Towards an affective history of Yugoslavia
The article discusses the necessity for the diversification of (hi)stories of Yugoslavia, arguing for the importance of incorporating the affects and experiences of Yugoslavia’s citizens into the historical narratives. Acknowledging the difficulties emerging form the fact that what is articulated as historical narrative is still part of the experience for millions of citizens of post-Yugoslav societies, the article reflects upon the potential for and obstacles to an affective history of socialist Yugoslavia through the lens borrowed from German sociologist Georg Simmel. It particularly refers to - and makes use of - two sets of Simmel’s ideas. The first concerns the nature of material and the way we are making a story out of it - more precisely, the relationship between history and experience, life and representation. The second is about the perspective from which we look at, approach, and synthesize this material. Simmel’s reflections on history and form offer a very useful tool to look at the Yugoslav case and also help de-essentialize and normalize Yugoslav history, making the anxieties that characterize it part of a much broader discussion about history, its nature, and its internal contradictions.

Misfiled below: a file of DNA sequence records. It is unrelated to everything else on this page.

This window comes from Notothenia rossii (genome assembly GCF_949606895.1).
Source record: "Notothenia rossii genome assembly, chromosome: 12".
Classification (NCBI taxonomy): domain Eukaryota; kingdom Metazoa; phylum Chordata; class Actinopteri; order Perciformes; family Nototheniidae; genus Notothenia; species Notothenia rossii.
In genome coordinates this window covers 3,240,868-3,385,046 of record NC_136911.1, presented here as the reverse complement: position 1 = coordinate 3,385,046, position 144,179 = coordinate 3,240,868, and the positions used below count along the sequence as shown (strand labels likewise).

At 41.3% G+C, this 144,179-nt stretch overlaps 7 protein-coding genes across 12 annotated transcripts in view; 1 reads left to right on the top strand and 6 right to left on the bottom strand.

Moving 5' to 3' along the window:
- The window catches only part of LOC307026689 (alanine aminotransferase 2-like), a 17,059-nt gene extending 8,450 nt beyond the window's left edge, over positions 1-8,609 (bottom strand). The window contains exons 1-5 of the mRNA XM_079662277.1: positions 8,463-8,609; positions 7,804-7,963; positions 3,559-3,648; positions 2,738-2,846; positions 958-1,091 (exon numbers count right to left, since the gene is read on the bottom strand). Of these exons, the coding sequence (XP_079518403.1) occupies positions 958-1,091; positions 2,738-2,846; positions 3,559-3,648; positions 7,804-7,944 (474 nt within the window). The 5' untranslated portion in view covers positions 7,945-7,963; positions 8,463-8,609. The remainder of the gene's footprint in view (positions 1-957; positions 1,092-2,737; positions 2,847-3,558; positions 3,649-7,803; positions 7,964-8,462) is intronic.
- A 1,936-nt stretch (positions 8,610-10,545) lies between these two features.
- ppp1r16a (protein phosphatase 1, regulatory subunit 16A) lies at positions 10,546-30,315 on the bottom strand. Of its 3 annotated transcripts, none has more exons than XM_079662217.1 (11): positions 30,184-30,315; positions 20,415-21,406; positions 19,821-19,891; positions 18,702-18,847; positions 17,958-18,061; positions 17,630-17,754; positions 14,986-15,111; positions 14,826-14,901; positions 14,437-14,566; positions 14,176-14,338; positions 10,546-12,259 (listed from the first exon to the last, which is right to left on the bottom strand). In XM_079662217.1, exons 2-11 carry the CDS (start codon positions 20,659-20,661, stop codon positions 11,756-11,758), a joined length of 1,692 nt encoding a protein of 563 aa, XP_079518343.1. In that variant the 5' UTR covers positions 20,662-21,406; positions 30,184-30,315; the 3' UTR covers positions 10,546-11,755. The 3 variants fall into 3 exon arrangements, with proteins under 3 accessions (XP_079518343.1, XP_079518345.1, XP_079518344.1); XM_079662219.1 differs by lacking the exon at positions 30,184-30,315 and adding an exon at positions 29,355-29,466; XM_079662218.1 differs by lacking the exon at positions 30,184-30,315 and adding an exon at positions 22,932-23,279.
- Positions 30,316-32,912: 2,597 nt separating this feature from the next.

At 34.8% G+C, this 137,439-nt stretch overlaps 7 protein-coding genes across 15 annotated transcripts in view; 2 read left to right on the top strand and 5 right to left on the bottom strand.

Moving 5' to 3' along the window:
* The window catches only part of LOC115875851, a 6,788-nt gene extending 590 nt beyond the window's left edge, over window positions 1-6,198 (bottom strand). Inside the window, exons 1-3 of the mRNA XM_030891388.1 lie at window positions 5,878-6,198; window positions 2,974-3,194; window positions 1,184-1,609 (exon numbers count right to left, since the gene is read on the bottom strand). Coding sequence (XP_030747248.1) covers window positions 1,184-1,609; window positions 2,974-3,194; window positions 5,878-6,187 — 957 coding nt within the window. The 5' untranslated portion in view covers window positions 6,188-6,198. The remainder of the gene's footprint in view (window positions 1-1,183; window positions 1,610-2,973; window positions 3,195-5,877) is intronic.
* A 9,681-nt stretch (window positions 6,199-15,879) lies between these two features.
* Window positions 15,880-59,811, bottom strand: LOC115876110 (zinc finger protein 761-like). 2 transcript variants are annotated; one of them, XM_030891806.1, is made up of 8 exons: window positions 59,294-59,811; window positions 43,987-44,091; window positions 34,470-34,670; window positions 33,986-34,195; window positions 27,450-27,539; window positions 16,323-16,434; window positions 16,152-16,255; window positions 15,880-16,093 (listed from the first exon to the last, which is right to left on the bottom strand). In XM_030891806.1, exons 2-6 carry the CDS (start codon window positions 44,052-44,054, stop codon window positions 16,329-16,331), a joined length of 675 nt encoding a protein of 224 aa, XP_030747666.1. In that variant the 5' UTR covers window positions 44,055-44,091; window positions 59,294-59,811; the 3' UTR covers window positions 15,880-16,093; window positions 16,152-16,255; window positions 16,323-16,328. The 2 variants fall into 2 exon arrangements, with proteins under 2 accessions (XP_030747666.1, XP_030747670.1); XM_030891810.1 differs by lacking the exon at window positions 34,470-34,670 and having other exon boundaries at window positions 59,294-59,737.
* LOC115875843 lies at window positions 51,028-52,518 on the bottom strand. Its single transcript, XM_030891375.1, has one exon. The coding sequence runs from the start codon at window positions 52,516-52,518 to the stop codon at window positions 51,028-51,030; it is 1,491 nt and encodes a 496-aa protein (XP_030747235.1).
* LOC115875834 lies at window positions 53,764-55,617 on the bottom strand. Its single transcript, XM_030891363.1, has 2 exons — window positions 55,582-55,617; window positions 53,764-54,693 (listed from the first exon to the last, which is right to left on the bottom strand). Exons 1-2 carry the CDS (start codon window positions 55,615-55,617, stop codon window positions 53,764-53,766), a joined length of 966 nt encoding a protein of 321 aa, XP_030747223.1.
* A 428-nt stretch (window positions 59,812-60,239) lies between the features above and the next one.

Yugoslavia, socialism, history, affect, experience, Georg Simmel
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